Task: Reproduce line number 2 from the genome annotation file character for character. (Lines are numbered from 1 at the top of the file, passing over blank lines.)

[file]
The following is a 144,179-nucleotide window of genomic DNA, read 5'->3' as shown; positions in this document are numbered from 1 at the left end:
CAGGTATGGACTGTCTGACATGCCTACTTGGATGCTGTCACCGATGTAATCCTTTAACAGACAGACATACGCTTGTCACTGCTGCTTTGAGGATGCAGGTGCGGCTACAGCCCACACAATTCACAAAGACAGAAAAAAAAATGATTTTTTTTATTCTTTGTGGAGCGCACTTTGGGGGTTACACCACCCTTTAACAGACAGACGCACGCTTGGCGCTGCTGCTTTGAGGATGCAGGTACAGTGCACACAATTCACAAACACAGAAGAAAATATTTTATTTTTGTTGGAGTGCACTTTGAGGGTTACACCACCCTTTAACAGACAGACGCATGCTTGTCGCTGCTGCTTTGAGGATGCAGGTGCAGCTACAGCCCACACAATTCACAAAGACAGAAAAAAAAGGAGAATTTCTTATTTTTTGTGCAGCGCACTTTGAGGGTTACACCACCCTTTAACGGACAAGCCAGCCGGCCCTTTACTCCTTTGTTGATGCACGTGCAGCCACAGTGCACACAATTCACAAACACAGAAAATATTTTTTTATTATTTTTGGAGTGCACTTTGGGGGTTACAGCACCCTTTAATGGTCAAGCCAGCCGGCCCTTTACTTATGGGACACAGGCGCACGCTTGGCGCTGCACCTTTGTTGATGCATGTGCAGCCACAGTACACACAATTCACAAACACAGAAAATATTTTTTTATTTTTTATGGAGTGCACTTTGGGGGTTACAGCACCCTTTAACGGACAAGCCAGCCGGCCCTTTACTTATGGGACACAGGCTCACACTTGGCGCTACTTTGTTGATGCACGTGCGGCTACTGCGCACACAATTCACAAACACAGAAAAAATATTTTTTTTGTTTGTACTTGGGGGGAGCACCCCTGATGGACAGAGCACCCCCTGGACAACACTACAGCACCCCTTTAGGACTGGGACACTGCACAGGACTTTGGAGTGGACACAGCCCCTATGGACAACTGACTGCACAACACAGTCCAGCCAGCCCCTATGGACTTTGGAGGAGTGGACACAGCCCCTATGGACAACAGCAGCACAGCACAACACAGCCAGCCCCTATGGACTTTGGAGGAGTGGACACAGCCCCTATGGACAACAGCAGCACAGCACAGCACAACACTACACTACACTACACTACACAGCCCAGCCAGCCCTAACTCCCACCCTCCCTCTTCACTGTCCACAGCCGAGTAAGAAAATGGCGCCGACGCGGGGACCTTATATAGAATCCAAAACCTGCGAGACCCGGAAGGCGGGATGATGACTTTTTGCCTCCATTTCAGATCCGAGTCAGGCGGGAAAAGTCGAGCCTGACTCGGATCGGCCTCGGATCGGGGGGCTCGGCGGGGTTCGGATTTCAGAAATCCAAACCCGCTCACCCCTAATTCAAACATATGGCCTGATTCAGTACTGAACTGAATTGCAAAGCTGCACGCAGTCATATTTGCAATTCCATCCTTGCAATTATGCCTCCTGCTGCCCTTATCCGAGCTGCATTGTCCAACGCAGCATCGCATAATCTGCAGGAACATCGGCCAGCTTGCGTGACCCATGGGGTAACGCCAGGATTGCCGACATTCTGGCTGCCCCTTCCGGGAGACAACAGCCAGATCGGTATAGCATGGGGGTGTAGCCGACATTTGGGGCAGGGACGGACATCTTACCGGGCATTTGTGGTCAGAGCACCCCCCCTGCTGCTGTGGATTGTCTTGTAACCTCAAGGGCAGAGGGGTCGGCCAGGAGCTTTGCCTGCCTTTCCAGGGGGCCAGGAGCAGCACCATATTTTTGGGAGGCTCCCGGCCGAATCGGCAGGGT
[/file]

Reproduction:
CAGGTATGGACTGTCTGACATGCCTACTTGGATGCTGTCACCGATGTAATCCTTTAACAGACAGACATACGCTTGTCACTGCTGCTTTGAGGATGCAGGTGCGGCTACAGCCCACACAATTCACAAAGACAGAAAAAAAAATGATTTTTTTTATTCTTTGTGGAGCGCACTTTGGGGGTTACACCACCCTTTAACAGACAGACGCACGCTTGGCGCTGCTGCTTTGAGGATGCAGGTACAGTGCACACAATTCACAAACACAGAAGAAAATATTTTATTTTTGTTGGAGTGCACTTTGAGGGTTACACCACCCTTTAACAGACAGACGCATGCTTGTCGCTGCTGCTTTGAGGATGCAGGTGCAGCTACAGCCCACACAATTCACAAAGACAGAAAAAAAAGGAGAATTTCTTATTTTTTGTGCAGCGCACTTTGAGGGTTACACCACCCTTTAACGGACAAGCCAGCCGGCCCTTTACTCCTTTGTTGATGCACGTGCAGCCACAGTGCACACAATTCACAAACACAGAAAATATTTTTTTATTATTTTTGGAGTGCACTTTGGGGGTTACAGCACCCTTTAATGGTCAAGCCAGCCGGCCCTTTACTTATGGGACACAGGCGCACGCTTGGCGCTGCACCTTTGTTGATGCATGTGCAGCCACAGTACACACAATTCACAAACACAGAAAATATTTTTTTATTTTTTATGGAGTGCACTTTGGGGGTTACAGCACCCTTTAACGGACAAGCCAGCCGGCCCTTTACTTATGGGACACAGGCTCACACTTGGCGCTACTTTGTTGATGCACGTGCGGCTACTGCGCACACAATTCACAAACACAGAAAAAATATTTTTTTTGTTTGTACTTGGGGGGAGCACCCCTGATGGACAGAGCACCCCCTGGACAACACTACAGCACCCCTTTAGGACTGGGACACTGCACAGGACTTTGGAGTGGACACAGCCCCTATGGACAACTGACTGCACAACACAGTCCAGCCAGCCCCTATGGACTTTGGAGGAGTGGACACAGCCCCTATGGACAACAGCAGCACAGCACAACACAGCCAGCCCCTATGGACTTTGGAGGAGTGGACACAGCCCCTATGGACAACAGCAGCACAGCACAGCACAACACTACACTACACTACACTACACAGCCCAGCCAGCCCTAACTCCCACCCTCCCTCTTCACTGTCCACAGCCGAGTAAGAAAATGGCGCCGACGCGGGGACCTTATATAGAATCCAAAACCTGCGAGACCCGGAAGGCGGGATGATGACTTTTTGCCTCCATTTCAGATCCGAGTCAGGCGGGAAAAGTCGAGCCTGACTCGGATCGGCCTCGGATCGGGGGGCTCGGCGGGGTTCGGATTTCAGAAATCCAAACCCGCTCACCCCTAATTCAAACATATGGCCTGATTCAGTACTGAACTGAATTGCAAAGCTGCACGCAGTCATATTTGCAATTCCATCCTTGCAATTATGCCTCCTGCTGCCCTTATCCGAGCTGCATTGTCCAACGCAGCATCGCATAATCTGCAGGAACATCGGCCAGCTTGCGTGACCCATGGGGTAACGCCAGGATTGCCGACATTCTGGCTGCCCCTTCCGGGAGACAACAGCCAGATCGGTATAGCATGGGGGTGTAGCCGACATTTGGGGCAGGGACGGACATCTTACCGGGCATTTGTGGTCAGAGCACCCCCCCTGCTGCTGTGGATTGTCTTGTAACCTCAAGGGCAGAGGGGTCGGCCAGGAGCTTTGCCTGCCTTTCCAGGGGGCCAGGAGCAGCACCATATTTTTGGGAGGCTCCCGGCCGAATCGGCAGGGT